- Ellipse-Footed Residential Tower Kirby Collection Tops Out [Houston Chronicle; previously on Swamplot]
- Downtown’s Sam Houston Hotel Debuts New Restaurant and Bar [Houston Chronicle]
- Burger Chains, Upscale Barber Shops, and Movie Theaters Flock toÂ HoustonÂ [HBJ]
- Soul Food Restaurant Sweet Times Now Open at 6356 Richmond Ave. [HBJ]
- Potente Opening Near Minute Maid Park This Week, Followed by Sister Outpost Osso & Kristalla Later This Month [Houston Chronicle]
- Wine-Record Store Vino & Vinyl Opening Second Houston Location in Sugar Land’s Town Square Next Month [Houston Chronicle ($)]
- Top Golfâ€™s Swing Suite in the Four Season Hotelâ€™s Bayou & Bottle Bar Debuts [Houstonia]
- How ESPN Turned an Old Warehouse Near the Washington Avenue Corridor into a Super Bowl Party Space [Culturemap]
- Scenes from Across Houston on Super Bowl Game Day [Houston Chronicle]
- Super Bowl Shines Spotlight on Discovery Green’s Success Story [AP]
- Inside Lady Gaga’s $10,000 a Night Super Bowl Crash Pad, Courtesy of Airbnb [TMZ]
- ‘Be Someone’ Bridge Graffiti Changed, Then Restored, Yet Again [Houston Chronicle; previously on Swamplot]
- What Houstonians Think of Their Neighborhoods, According to American Housing Survey Data [The Urban Edge]
Photo of NRG Stadium and surrounding area: NASA
i thought the video shots of houston shown during the super bowl (when they were going to or coming back from commercials) were pretty lame. lots of grainy aerial shots of downtown. would have thought the city could have set them up with better vantage points to showcase the city.
Holy cow, the comments on that “Super Bowl Shines Spotlight on Discovery Greenâ€™s Success Story” are crazy.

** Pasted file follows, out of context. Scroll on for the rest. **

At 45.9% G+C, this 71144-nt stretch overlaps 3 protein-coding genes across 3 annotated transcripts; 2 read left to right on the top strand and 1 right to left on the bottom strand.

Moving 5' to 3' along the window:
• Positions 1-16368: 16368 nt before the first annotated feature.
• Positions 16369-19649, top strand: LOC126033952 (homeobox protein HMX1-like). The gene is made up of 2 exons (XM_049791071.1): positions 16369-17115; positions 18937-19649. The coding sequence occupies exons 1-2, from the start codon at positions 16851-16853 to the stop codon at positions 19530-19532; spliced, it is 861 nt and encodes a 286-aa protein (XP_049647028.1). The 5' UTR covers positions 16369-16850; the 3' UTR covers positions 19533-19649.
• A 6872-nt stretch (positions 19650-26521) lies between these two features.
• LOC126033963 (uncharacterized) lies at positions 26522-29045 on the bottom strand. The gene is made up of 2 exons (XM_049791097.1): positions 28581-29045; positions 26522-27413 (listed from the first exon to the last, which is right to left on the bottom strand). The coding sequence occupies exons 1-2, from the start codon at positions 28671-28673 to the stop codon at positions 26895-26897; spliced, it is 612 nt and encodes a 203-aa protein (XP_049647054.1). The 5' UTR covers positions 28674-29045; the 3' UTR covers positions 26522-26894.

I don’t typically comment outside of Swamplot, but I just put in my two cents …. Houston did a bang up job as the Super Bowl host city. Most of those “other” commenters have a problem that has blinded their thoughts on how to drive re-development and/or who should be able to enjoy what the city has to offer.
Why can’t I figure out where that Lady Gaga house is supposed to be, the supposed $20,000,0000 value is throwing me off, that could only be River Oaks but the house doesn’t seem to fit.
Re: Urban Edge article. Yes, white people are racists for having better neighborhoods.
I have never been able to understand how giving away ridiculously expensive things to people who can easily afford them is supposed to make me want to use said things.
Paint the railroad bridge black and install an electric fence to stop the vandalism.
“Be someone”? A punk that spray paints bridges? That’s someone? -eye roll-
I think ‘crazy’ is putting it lightly.
commonsense, I believe it’s here: http://www.har.com/8802-Memorial-Drive/sale_64652444
@commonsense – it’s my understanding the house is on a double lot in West U and that Lady Gaga also paid all the neighbors whose homes abut the property she rented to vacate their homes for the weekend.
The gaga House:
8 mil isn’t quite 20
@ commonsense: that’s your guilty conscience talking or a timely impulse toward fake news, because there’s nothing in that Urban Edge piece that says or implies what you interpreted.
My wife wanted to see what the Ganges river looked like during a holy ceremony. So I took her to the water playground at Discovery Green in August.
Monday after superbowl should be a national holiday because me, my hangover, and the 15lbs of bean dip in my lower bowel ain’t gettin’ shit done today.
The Urban Edge article was interesting to me. It demonstrates that a substantial proportion of people are capable of moving to neighborhoods that they consider to be the very best and that very few (probably some insignificant number, representing statistical noise, hyperbole, or mental illness) live in neighborhoods that they consider to be the very worst. People are capable of moving away from things they don’t like and toward things that they do like; and preferences are heterogeneous. It’s something to keep in mind when crafting policy. There’s no such thing as a one-size-fits all solution. And also, just because something about a neighborhood changes doesn’t mean that its residents can’t change with it. They’ll find what’s best for them.